Triggers : various inspirations.


La Cucaracha goes Rock and Roll

Thankyou to Søren ( Where were you when I had a week to kill in Amsterdam in 2007 after my gigs at the Paradiso ? All I could find was Chinese Dobros and sad mandolins ) for these pictures from his Alladin's Cave of a shop - Palm Guitars.

An early, Framez branded Wandrè with a beautiful hand painted Cucuracha scurrying under the bridge and a Carmelo Catania 'Rock and Roll' both leaning on the same Amsterdam wall ...



It's Only Rock & Roll

Don't worry, I still get inspired by the feel of a well turned telecaster neck or the afternoon sunlight filtering though the pickguard of a 1930's Gibson ... but when there are creations like this on the loose in the world I just have to pay attention.

Centuries of very european classical symmetry can go take a flying f-hole - here's 'Rock And Roll' from the always adventurous stabilimento of Carmelo Catania ( Sicily circa 1960 ? )

Thanks again to Cok Van Vuuren for the snaps.



Wandre Selene X 3

Simply spectacular.

I love it when guitar collectors also happen to be fine photographers.

A study of 3 of Antonio Pioli's wonderful Wandres, courtesy of Cok van Vuuren in the Netherlands.

He can play too ...


Industrial Archaeology Part 1

The unique circular factory designed by guitarmaker & artist Antonio 'Wandre' Pioli as it looks today in Cavriago, Italy. ( photo courtesy of Gabriele Longoni )

I love the radiating beams and cast-concrete details.

Does anyone out there have pictures of it in it's prime ?


... and here's Jimmy's Nascar Bar & Grill at 500 South Raymond Ave, Fullerton California.



... once home to Fender Electric Instruments during their most exciting era.


I'm not sure where I'm heading with this post ... it's nostalgia I suppose, combined with my fascination for that point where art meets industry and for a short time they overlap to make some kind of history.


I'd add a picture of Harvester World Headquarters but the Hills Hoist is blocking the view from the chook-shed.

I love the big, traditional American factories like the old Guild works in New Jersey or the Nazareth home of Martin but there's something appealing about those wooden benches ( maple ? alder ? pine ? ) and ashtrays out the side of the Leo's prosaic sheds baking in the California sun or Wandre's futurist vision of a circle of workers creating unique instruments in a unique building.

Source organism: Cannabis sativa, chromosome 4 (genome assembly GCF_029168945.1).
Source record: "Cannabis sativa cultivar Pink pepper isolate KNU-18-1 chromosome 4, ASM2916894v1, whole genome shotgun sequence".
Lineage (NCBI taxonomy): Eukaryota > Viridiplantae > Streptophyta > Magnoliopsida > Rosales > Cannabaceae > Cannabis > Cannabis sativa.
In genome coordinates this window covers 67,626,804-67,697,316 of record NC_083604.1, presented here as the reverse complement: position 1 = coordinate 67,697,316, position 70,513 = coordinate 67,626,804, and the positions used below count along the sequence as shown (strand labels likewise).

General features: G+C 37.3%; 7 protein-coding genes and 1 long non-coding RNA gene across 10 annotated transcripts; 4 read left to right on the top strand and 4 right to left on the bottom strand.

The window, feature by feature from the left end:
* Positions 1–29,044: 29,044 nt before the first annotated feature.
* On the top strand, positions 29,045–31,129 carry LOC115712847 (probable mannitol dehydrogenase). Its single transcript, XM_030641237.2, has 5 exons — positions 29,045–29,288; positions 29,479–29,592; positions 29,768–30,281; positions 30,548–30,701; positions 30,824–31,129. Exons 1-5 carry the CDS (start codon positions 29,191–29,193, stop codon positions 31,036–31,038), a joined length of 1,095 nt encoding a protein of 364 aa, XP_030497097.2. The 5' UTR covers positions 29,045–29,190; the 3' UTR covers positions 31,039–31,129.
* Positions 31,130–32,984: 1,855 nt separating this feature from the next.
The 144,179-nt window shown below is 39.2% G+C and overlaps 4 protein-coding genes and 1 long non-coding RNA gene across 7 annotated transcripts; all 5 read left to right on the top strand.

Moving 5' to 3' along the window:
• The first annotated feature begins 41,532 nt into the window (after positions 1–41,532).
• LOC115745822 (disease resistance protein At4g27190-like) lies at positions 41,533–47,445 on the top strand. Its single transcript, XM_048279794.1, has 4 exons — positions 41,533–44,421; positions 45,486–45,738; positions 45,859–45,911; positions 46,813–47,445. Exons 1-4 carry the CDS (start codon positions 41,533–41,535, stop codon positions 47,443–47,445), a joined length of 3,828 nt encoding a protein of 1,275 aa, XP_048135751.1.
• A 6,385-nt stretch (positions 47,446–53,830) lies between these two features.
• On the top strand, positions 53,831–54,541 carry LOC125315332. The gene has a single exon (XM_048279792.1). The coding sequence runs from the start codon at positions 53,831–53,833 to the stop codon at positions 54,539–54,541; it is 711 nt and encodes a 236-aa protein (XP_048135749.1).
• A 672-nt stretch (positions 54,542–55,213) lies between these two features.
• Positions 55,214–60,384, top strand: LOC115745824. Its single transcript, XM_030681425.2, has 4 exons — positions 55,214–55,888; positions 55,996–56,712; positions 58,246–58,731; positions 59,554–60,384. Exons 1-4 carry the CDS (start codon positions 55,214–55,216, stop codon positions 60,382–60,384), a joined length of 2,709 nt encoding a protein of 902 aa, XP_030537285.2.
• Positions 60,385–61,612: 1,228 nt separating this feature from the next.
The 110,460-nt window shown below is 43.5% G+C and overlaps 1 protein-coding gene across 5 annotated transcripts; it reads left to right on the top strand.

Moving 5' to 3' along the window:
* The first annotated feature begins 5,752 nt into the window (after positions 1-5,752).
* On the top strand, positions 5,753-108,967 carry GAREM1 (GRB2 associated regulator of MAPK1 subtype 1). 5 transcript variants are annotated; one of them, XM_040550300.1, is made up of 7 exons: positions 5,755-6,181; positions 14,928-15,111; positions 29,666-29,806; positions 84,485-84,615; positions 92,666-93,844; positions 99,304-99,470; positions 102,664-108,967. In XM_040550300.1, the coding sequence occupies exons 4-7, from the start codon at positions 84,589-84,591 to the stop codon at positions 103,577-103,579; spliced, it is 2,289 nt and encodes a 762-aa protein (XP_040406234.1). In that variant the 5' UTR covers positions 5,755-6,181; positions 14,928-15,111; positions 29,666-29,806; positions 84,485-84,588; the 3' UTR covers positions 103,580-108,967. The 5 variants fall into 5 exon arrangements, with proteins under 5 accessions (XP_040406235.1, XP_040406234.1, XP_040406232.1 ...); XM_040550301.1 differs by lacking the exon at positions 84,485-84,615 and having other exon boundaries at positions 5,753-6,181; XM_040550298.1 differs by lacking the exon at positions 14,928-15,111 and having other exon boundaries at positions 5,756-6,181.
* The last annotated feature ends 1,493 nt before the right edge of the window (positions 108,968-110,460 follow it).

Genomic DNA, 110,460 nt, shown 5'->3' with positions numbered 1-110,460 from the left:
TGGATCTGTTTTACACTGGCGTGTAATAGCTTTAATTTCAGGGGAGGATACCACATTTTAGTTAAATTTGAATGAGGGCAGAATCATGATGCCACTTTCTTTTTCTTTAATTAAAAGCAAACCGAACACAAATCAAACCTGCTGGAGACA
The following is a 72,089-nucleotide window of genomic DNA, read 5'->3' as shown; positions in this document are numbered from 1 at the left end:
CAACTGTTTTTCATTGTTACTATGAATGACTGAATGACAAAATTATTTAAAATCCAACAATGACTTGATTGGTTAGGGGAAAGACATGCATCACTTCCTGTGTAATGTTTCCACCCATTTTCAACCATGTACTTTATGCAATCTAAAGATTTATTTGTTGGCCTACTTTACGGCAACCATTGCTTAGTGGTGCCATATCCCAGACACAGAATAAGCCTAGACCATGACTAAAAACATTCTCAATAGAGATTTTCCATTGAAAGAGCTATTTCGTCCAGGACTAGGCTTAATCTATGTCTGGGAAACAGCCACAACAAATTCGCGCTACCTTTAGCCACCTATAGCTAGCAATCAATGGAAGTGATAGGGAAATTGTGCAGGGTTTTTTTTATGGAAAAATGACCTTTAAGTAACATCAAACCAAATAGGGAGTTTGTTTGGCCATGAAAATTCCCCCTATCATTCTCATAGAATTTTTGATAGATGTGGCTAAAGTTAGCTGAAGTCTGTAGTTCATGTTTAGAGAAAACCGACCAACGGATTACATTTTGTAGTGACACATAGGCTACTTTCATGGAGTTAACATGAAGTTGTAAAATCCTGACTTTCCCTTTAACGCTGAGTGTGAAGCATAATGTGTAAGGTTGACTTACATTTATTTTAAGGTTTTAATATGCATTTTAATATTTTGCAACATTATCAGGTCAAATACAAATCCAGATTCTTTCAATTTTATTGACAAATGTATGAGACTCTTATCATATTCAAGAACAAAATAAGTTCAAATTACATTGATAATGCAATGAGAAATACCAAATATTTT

Cheers, AP





Here's someone who obviously likes to get up close with musical instruments as much as I do ...

This amazing new book arrived in the post box this week ... INSTRUMENT by Pat Graham

With a foreword by Johnny Marr, this matt-finish, hardcover coffee table book is all about the interaction between the musician and the instrument, the player and the played.

There's Ian Mackaye's old yeller SG in all it's epoxy glory.

It's fun to read the commentaries from the musos, some pretending not to know what they've got there in their hands or being very blase about the whole process of choosing, keeping and playing a fine instrument. Others obviously into the devilish details as much as I am.

There's a familiar tone that crops up in these interviews that reminds me of Pete Townshend, when interviewed about his SG specials - he referred to them as 'those red guitars that Gibson makes, the thin ones'

I know it, I've heard it myself when talking gear with players who obviously don't want to look like they care more about the guitar than the songs. And ... I guess I've done it myself - 'Ahh that old thing ..."

...although when one of the guitar-anti-heroes of my youth, Colin Newman from Wire says that he knows nothing about guitars except maybe 'don't fiddle with the whammy bar or it'll go out of tune' I've gotta believe him.



Cheers, AP